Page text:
Yeah, might take a while though, but with some imagination you can't go wrong :D

Offline MasterOfNone

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Re: oscilloscope and frequency counter
« Reply #14 on: June 28, 2013, 05:38:30 am »
As mentioned above some Counters only measure frequency, while some which are usually called Universal Counters can offer more features which you may or may not need.
For instance if you were designing a system that uses pulses from something like an photo-interrupter, an oscilloscope would easily tell you the frequency of the pulses and this could be used to determine speed. While a Universal Counter could tell you the number of pulses which could be used to determine position, (but of course if the pulse count is low can manually count pulses on the oscilloscope).
Universal counters can also have features like the ability to divide the counts on two of its inputs and display the result.  So if you design a system that performs some function each time a pulse occurs, you could use a Universal Counter to verify that your system isn’t missing pulses by changing your system so that it outputs a pulse each time it thinks it has receives one. And then when you use the Universal Counter to divide the input to your system by the output from your system, the counter should always display near enough ‘one’, since any number divided by itself is one, (but the counter may need to be set so that it does large enough counts before performing the divide and displaying the result).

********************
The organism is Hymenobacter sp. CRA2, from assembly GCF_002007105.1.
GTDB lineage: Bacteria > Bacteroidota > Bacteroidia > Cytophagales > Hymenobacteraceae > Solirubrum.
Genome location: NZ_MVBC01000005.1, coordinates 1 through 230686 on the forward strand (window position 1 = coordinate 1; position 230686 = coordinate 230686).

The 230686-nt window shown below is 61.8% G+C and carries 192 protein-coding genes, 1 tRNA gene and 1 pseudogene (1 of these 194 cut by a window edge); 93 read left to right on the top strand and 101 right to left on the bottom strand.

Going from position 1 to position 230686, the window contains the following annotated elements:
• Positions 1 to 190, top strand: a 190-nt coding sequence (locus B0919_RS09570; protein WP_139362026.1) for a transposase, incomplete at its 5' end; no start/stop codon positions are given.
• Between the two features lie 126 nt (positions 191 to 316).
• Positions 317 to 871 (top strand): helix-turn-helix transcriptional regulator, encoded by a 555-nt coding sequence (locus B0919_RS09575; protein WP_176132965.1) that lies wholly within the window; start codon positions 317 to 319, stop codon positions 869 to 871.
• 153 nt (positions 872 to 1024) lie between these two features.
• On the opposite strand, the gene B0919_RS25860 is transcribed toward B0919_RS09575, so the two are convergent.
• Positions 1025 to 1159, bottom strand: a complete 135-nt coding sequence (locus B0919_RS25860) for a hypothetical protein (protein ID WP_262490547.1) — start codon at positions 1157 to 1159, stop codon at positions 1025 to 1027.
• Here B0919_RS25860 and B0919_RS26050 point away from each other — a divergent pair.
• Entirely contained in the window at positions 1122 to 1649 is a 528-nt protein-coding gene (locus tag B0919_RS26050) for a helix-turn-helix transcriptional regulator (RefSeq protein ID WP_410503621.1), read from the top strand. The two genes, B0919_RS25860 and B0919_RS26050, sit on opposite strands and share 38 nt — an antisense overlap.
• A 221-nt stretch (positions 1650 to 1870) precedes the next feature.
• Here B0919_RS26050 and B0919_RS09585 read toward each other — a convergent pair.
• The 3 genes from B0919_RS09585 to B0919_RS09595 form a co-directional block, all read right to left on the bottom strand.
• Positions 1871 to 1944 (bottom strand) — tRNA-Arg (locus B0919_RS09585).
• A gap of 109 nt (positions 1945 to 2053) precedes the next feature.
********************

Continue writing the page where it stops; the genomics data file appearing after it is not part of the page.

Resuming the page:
Offline os40la

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Re: oscilloscope and frequency counter
« Reply #15 on: June 28, 2013, 05:42:17 am »